…but not too much to succeed in the boardroom

Women should possess a combination of feminine and masculine skills and attributes to counter gender imbalance in the higher echelons of corporate power. Dr Patricia Lewis, Reader in Management at Kent Business School, explains why to Trevor Sturgess.

The glass ceiling has proved well nigh impenetrable to many talented businesswomen. While a handful run FTSE companies, numbers are pitifully few, despite numerous reviews, campaigns and debates. Quotas are proposed, but some experts like Dr Patricia Lewis do not believe they are the best way to address the gender imbalance.

Last year, she gave a riveting talk about workplace gender issues and feminine leadership to members of the Institute of Directors Kent. The Reader in Management at Kent Business School is a specialist in this challenging area of corporate life.

There is discrimination, she says, but it’s less to do with deliberate policy and prejudice than centuriesold social and cultural “norms.” “For hundreds of years, there has been a binary divide between the masculine and feminine and the masculine has been more valued. This can be seen in cultures where boys are seen as more important than girls.”

She cites an article in a Harvard Business Review of 1965 posing the question: “Are women executives human?”

“It was assumed that only men had the skills, attributes, spirit and demeanour to make the rough and tough decisions in business,” she says. “Women were seen as too emotional, too irrational, to make them.”

“In 1965, it was thought that only the very exceptional woman, who wasn’t like a normal woman, could make it in management.” In the 1990s, Tom Peters took a different line, saying that good managers needed collaborative, coaching, nurturing and “group hug” skills. Women were perceived as having these in abundance. Peters recognised the value of feminine behaviours and practices for competitive advantage, a view highlighted by Judy Rosener in a 1990 Harvard Business Review article “Ways Women Lead” about the importance of feminine leadership for 21st Century business.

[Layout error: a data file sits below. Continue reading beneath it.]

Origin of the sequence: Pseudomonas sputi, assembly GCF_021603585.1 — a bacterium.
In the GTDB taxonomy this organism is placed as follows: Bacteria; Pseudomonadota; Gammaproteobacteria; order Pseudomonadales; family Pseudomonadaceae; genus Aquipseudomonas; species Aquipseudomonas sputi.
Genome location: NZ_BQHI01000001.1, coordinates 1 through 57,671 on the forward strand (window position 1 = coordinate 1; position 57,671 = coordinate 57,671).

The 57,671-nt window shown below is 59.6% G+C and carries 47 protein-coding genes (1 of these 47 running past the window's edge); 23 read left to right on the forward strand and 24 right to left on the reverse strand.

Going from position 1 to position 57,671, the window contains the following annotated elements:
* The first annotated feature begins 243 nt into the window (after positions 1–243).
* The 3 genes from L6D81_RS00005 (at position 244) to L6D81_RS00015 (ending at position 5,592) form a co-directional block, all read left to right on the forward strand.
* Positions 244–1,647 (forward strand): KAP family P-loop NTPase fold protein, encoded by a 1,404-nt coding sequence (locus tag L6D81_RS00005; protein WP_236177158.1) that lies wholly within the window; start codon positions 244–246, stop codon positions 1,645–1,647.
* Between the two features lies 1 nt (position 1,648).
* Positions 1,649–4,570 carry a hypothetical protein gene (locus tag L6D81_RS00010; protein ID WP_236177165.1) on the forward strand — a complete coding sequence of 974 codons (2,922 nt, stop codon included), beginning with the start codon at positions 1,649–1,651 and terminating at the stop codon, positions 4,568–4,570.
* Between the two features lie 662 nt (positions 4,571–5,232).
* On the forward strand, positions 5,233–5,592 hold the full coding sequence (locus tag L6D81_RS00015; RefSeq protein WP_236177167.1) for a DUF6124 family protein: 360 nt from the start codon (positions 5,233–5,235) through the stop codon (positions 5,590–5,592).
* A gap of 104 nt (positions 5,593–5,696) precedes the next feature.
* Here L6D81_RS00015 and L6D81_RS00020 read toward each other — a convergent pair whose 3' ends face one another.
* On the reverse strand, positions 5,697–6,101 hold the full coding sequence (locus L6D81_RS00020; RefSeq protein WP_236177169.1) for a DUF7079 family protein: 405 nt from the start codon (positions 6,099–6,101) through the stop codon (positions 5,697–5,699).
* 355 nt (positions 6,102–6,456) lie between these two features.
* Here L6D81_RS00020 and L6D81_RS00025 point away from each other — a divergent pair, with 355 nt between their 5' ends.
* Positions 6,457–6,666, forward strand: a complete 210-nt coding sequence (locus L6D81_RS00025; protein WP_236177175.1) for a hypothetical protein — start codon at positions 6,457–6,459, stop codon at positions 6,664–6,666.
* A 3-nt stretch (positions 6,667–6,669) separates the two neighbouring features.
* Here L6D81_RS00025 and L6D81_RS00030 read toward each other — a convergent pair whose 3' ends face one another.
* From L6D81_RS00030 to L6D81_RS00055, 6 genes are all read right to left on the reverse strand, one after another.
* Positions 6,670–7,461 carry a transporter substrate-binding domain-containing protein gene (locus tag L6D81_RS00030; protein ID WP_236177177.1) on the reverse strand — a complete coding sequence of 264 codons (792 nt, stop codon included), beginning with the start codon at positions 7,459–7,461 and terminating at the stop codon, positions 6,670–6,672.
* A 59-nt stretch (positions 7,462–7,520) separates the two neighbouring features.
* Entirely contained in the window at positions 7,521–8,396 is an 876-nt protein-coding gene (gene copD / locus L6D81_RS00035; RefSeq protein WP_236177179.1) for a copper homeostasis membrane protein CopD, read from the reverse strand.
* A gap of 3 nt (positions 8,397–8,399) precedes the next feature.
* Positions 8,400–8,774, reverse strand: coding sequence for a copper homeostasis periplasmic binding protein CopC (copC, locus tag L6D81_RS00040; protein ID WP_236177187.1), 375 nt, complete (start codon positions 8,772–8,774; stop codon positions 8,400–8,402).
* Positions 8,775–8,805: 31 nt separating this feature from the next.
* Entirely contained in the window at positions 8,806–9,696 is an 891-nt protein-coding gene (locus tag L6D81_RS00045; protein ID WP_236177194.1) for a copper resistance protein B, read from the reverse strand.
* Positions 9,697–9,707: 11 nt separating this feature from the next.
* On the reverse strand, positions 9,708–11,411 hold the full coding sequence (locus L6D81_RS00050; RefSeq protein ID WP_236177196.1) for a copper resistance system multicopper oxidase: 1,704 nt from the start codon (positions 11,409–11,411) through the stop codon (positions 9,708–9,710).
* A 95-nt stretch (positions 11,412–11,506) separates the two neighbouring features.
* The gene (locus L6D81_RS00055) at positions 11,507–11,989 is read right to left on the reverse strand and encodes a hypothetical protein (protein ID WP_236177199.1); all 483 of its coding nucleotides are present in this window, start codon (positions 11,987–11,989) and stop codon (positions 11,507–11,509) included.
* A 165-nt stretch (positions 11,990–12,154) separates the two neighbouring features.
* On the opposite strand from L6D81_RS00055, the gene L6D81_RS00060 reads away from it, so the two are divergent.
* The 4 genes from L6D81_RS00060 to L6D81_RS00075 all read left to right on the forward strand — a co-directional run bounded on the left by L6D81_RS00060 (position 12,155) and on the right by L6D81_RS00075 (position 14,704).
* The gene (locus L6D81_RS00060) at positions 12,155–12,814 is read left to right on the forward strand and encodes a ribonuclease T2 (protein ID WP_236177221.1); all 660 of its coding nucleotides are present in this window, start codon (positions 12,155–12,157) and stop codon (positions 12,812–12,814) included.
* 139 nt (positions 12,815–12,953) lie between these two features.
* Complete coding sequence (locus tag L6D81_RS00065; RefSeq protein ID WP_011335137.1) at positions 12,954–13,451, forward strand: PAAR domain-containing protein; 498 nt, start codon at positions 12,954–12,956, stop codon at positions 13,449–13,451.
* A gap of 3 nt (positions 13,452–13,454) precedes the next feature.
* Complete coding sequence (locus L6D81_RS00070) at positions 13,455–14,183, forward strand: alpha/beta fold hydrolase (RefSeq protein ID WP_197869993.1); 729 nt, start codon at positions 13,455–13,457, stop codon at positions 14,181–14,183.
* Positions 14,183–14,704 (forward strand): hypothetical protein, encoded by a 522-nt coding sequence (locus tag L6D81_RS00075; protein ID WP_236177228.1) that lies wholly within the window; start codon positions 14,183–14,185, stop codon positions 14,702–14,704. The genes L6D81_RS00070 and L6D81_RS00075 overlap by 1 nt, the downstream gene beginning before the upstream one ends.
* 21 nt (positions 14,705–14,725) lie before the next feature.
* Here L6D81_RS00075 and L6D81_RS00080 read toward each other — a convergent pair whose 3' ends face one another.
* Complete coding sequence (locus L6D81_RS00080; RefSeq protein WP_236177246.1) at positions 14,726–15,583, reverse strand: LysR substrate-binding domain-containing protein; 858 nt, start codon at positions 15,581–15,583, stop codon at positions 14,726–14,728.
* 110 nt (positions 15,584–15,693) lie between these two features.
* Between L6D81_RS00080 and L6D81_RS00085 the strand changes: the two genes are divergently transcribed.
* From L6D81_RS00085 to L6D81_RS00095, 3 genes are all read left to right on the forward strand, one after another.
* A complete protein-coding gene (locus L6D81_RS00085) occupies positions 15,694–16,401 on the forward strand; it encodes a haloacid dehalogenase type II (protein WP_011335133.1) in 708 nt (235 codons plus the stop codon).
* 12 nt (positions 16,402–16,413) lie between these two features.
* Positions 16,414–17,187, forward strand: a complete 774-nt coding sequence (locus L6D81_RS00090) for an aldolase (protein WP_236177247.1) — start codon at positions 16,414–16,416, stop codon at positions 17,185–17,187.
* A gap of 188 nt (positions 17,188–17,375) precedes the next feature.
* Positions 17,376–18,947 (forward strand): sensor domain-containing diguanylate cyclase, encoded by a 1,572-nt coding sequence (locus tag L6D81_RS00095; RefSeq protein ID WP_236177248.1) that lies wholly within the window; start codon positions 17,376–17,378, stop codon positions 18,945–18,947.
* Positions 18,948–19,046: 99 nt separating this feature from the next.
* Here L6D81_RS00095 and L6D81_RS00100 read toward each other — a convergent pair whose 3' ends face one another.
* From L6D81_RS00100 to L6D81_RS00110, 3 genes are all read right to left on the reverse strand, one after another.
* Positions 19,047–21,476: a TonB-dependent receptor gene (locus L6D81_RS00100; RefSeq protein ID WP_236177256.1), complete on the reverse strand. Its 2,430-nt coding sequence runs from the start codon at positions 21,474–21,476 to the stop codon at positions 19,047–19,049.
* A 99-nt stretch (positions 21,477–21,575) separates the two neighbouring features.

It was one of the first times that female traits were identified as valuable in business leadership. Yet for women to succeed, they also need masculine skills. “Leadership, according to contemporary research, is a combination of masculine and feminine behaviours.”

However, this combination does not automatically bring more success for women because the co-existence of masculine and feminine behaviours in leadership is not one of equals. Rather, a power relationship still exists between the masculine and feminine, with men who are now encouraged to bring out their feminine side gaining more from adopting feminine behaviours when leading.

Dr Lewis contrasts the plaudits men receive for “feminine skills” – concern for employees and their welfare, for example – with criticism of women for being “too masculine.”

Additionally, when women do enact feminine behaviours when leading, this is not interpreted as skills business leadership (in contrast to men) but rather is expected of them as a “natural” display of femaleness. She cites contemporary examples of how cultural – or subliminal – norms persist.

Why, she asks, was Harriet Green, former chief executive of the Thomas Cook travel business, ”let go” after just two years for doing a “fantastic job” turning around the company and presiding over a share price jump? Was it because she was perceived as “too sharp, too masculine, too in your face?” Yet Apple’s Steve Jobs was applauded for similar characteristics.